After Russian Bombers in Iran, Putin Wants Role in Iraq’s Op to Free Mosul

Shortly after discovering Russian bombers were not only established in a new air base in Iran but already conducting strikes in Syria, the White House and the US Army scrambled to convey the impression that they had been given prior notice of this alarming game-changer.
“It was expected,” said the White House curtly on Aug. 18, while the US Army spokesperson said, “We knew in time – not a lot of time but it was enough.”
They spoke just two days after the Russian Defense Ministry announced that air strikes against Syrian terrorist targets had been performed by Tupolev-22M3 long-range bombers and Sukhoi-34 escort fighters from Nojeh, 50 km west of Hamedan. Photos of the action were also posted. In Tehran, Iranian officials lauded the epic event as marking close strategic cooperation with Moscow.
Washington’s claim of advance knowledge was inaccurate, to say the least. The White House had no knowledge of a Russian air base being constructed in Iran, which corresponded with the Khmeimim air facility they established last year in the western Syrian province of Latakia.
Neither had Tehran informed the Obama administration that Moscow had been granted a permit to set up a virtual ex-territorial air facility in Iran.
The entire project was carried forward behind the backs of the top echelons of the US administration and it caught US intelligence agencies unawares.
To compound the affront, the news was announced by the Russian Defense Ministry when the Russian bombers taking off from Iran were not only in the air but had crossed Iraqi air space and were already over Syria just seconds before dropping their ordnance.
The new base is moreover well protected.
As Debkafile military sources disclosed exclusively on Aug. 16, advanced S-400 and S-300 anti-aircraft missile systems were on their way to the Nojeh airbase, along with Russian radar systems and special Russian forces (Spetsnaz) units.
By late Thursday, Aug. 18, DEBKA Weekly had counted four separate air strikes over different parts of Syria that were conducted by Iran-based Russian bombers.
For the Obama administration, this development is especially galling. The US president might have expected Iran to give America first option for air bases rather than Russia, in the light of the concessions Obama made to Tehran for a nuclear deal, the blind eye he turned to Iran’s program for developing nuclear-capable ballistic missiles and the easing of sanctions which released a flow of 150 billion dollars to the Iranian exchequer.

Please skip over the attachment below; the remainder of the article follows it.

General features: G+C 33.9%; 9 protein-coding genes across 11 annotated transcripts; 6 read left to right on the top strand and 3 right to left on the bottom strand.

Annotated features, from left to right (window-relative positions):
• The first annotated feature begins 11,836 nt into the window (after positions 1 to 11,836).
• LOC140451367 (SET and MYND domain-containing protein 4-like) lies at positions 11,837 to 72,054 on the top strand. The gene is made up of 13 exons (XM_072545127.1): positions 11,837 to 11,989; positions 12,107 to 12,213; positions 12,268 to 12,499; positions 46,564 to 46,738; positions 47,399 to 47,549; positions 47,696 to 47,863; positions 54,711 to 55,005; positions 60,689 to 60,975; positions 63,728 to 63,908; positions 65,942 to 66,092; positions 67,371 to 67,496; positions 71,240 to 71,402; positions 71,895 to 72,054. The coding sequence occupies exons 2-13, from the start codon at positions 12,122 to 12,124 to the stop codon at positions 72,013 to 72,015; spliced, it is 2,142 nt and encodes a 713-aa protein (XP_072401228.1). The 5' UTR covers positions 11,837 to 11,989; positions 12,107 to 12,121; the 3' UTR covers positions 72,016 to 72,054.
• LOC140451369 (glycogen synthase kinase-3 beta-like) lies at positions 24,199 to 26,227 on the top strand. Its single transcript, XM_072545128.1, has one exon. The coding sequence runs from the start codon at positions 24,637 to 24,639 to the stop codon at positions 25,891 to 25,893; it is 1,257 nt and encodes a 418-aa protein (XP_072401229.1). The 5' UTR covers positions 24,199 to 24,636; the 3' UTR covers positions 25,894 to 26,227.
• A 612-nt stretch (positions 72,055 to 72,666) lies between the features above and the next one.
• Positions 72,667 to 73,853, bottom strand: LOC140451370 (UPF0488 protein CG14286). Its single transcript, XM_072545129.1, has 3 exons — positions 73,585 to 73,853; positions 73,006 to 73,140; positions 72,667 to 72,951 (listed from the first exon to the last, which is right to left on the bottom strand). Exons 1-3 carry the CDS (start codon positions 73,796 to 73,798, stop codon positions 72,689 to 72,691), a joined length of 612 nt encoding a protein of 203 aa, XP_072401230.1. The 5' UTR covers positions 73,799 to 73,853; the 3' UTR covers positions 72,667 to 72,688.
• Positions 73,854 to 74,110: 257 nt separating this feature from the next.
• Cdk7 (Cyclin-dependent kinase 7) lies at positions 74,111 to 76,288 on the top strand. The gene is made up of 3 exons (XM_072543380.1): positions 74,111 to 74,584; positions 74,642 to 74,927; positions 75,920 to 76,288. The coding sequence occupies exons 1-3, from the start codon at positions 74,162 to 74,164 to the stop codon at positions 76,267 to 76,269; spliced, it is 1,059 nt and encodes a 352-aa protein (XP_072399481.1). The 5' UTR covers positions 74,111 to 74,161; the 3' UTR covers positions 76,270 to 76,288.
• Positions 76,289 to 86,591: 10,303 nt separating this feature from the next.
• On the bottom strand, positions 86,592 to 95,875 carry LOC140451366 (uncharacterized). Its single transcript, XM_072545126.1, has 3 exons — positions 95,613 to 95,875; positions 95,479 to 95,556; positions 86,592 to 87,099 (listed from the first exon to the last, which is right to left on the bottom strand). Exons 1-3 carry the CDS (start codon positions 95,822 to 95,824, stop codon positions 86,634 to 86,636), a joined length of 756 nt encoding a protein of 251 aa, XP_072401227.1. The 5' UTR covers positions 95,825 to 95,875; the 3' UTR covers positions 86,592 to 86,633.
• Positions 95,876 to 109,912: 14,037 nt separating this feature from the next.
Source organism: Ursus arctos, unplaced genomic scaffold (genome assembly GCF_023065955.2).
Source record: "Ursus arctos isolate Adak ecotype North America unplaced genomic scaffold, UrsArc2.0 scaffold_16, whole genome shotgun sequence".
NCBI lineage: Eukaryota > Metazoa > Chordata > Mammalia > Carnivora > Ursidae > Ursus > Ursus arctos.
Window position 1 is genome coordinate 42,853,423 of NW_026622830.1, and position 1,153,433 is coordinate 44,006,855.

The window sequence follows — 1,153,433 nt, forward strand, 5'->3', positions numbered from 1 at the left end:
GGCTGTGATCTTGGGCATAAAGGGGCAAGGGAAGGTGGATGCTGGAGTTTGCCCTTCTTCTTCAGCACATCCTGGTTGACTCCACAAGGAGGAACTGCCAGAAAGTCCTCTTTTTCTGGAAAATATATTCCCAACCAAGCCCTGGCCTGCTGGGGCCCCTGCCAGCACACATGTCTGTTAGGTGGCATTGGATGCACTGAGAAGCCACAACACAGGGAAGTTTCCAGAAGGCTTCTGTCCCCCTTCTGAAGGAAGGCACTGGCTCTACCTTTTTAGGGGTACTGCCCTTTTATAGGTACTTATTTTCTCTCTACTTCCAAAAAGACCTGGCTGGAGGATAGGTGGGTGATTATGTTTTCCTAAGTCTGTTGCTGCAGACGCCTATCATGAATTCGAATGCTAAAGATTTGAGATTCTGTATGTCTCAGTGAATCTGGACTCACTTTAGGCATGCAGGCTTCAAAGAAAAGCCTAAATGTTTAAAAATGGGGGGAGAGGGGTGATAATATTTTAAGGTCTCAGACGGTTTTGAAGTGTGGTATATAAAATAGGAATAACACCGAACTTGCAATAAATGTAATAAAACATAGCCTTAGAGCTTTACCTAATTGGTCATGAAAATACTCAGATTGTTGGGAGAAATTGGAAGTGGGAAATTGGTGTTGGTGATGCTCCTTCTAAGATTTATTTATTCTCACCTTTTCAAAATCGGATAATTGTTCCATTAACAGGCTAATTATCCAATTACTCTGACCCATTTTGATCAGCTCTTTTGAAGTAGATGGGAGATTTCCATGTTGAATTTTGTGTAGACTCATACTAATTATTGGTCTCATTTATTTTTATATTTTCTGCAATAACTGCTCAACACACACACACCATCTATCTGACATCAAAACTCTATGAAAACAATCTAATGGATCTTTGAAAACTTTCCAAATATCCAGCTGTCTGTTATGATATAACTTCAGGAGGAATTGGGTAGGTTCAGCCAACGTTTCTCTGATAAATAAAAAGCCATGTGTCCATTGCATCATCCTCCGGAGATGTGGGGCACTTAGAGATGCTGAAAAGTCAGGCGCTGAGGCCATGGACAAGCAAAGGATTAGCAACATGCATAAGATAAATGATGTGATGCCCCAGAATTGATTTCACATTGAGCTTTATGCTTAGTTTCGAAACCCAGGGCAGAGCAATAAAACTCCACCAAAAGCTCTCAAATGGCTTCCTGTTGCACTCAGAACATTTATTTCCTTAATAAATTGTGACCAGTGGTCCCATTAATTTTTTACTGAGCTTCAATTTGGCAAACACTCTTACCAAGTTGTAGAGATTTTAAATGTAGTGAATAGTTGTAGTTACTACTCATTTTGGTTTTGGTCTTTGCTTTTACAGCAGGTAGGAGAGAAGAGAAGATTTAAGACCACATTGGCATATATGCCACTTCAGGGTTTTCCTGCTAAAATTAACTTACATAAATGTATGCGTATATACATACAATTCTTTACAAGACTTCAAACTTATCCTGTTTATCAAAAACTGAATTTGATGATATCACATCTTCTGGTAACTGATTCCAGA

Meanwhile, Russian President Vladimir Putin is in full swing to take advantage of the element of surprise and US administration inertia in the Middle East, for reaching out for yet another strategic asset at America’s expense.
DEBKA Weekly‘s intelligence sources report exclusively that, while Russian bombers were cutting through Iraqi skies to bomb Syria, Putin was already on the phone to Iraqi Prime Minister Haider al-Abadi with a proposition.
He suggested that al-Abadi take note of the US performance against ISIS in Syria and the delays in US-backed preparations to free Raqqa from the jihadists and, instead of waiting for America to lead the operation to liberate Mosul and root ISIS out of Iraq, simply hand over the task to the Russian army and its Iranian and Turkish allies.
The Russian president hinted that the Iraqi Prime Minister might find this combination more politically convenient that the US war plan, which hinges on the use of large-scale Kurdish Peshmerga forces in the battle for Mosul.
(The Peshmerga are already in action under US command, fighting ISIS for control of the Khazir and Gwer-Hakmour districts east of Mosul, as part of the plan to dislodge the jihadis from the city’s environs.)
Prime Minister Al-Abadi promised Putin he would give his proposal serious consideration.
Last week, moreover, DEBKA Weekly discovered that Turkey's President Tayyip Erdogan had approached the Iraqi prime minister with a demand to co-opt the Turkish army to the Mosul operation.
Russia and Turkey are squeezing al-Abadi hard to accept Putin's proposition. His acquiescence would hand control of the operation to Moscow, in which case the 10,000-strong US force standing by in Iraq for the offensive would be left without a job. This situation would relegate the US to solo championship of Iraq’s and Syria’s Kurds, a role Washington has consistently evaded.
But above all, by accepting the Putin plan, Baghdad would be obliged to grant the Russians air bases for striking Mosul. And so Moscow would acquire a third regional air base after the first two in Syria and Iran.
This would be in line with Putin’s master plan to plant Russian aerial strength in a chain of bases ranging from the Caspian Sea in eastern Iran, through Iraq to the Mediterranean coast of Syria.

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